Ikizukuri is a Japanese technique that involves serving sashimi from a fish that’s fileted while leaving it’s heart still beating, it’s internal organs still intact.
This sounds strange to Westerners, because we tend to distance ourselves from our food sources. We don’t want to think about where our food comes from. But Japanese tradition holds that we should be grateful to the animals who give us sustenance , and to acknowledge our relationship to them.
Typically ikizukuri style is used with fish like carp or snapper, octopus, squid, lobster or shrimp. This is a very old technique, at least 2000 years old, first brought to the West a decade ago by Nobu Matsuhisa.
In this style, as in all Japanese cuisine, presentation is essential. The form of the animal is preserved by using it as the serving mechanism. But it doesn’t merely serve an aesthetic purpose, this style of sashimi declares to the recipient that it is demonstrably as fresh as possible. If it’s still moving, it is indisputably fresh.
Our Maine lobster was not only the ultimate in “fresh” but actually tasted different. The basic idea is that when animals die, the tissue begins to deteriorate. That process of chemical decomposition changes the taste. So eating it as soon as possible ensures the sweetest, most tender lobster; if it sits around it gets tough and bland.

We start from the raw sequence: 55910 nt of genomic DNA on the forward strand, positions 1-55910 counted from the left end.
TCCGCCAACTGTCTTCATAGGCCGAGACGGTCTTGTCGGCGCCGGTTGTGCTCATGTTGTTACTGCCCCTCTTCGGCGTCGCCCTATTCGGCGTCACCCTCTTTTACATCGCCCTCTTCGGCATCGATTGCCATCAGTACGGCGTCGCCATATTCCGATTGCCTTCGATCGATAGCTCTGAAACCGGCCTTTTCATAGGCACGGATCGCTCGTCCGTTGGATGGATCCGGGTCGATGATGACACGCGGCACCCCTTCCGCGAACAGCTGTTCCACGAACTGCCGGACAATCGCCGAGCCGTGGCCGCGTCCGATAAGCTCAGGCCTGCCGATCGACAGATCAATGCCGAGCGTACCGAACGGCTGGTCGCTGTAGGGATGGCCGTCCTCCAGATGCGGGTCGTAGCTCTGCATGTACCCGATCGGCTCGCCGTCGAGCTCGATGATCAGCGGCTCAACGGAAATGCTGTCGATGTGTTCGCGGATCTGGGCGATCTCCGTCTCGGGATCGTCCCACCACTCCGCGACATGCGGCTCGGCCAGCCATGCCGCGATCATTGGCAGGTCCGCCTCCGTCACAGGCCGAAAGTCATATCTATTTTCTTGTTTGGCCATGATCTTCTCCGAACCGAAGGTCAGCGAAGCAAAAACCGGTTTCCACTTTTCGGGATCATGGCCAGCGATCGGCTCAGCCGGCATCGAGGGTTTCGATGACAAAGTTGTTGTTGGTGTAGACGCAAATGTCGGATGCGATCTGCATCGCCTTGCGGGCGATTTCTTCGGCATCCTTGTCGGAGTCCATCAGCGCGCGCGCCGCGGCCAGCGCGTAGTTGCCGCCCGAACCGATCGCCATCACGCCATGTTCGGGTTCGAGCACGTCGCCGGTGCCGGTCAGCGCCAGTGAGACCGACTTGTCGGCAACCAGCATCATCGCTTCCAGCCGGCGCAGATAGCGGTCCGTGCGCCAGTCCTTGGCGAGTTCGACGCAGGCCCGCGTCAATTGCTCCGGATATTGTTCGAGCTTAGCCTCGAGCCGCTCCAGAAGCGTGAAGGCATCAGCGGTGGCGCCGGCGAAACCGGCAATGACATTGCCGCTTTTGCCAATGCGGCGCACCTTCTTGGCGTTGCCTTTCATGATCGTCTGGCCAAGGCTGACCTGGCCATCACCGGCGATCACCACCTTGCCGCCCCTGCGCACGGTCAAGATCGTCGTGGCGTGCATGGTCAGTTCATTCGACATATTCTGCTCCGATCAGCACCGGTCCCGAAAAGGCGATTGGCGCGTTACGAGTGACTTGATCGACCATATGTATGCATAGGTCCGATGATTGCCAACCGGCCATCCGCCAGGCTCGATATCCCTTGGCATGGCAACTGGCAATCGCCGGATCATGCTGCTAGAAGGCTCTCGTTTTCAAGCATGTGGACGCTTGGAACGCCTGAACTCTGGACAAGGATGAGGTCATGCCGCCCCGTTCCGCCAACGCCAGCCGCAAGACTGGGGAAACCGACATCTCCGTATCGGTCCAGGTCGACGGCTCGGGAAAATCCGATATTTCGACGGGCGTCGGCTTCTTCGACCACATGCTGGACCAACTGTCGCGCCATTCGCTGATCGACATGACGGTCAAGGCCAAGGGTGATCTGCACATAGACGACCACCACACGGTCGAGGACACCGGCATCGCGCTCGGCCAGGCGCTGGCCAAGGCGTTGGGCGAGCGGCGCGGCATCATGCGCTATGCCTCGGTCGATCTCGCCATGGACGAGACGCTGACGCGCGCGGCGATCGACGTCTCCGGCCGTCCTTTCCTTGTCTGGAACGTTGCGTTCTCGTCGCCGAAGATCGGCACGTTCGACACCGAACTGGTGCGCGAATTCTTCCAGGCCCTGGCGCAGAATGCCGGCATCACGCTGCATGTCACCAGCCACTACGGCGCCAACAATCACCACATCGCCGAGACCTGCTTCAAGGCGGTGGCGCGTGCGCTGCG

I think it’s bad that so many modern Westerners want to disconnect from our food sources. Our food comes from plants and animals, and embracing that connection with the other living organisms on earth is important. Death sustains life, and realizing you’re part of that cycle is to become more aware of yourself and your role in the greater ecosystem.
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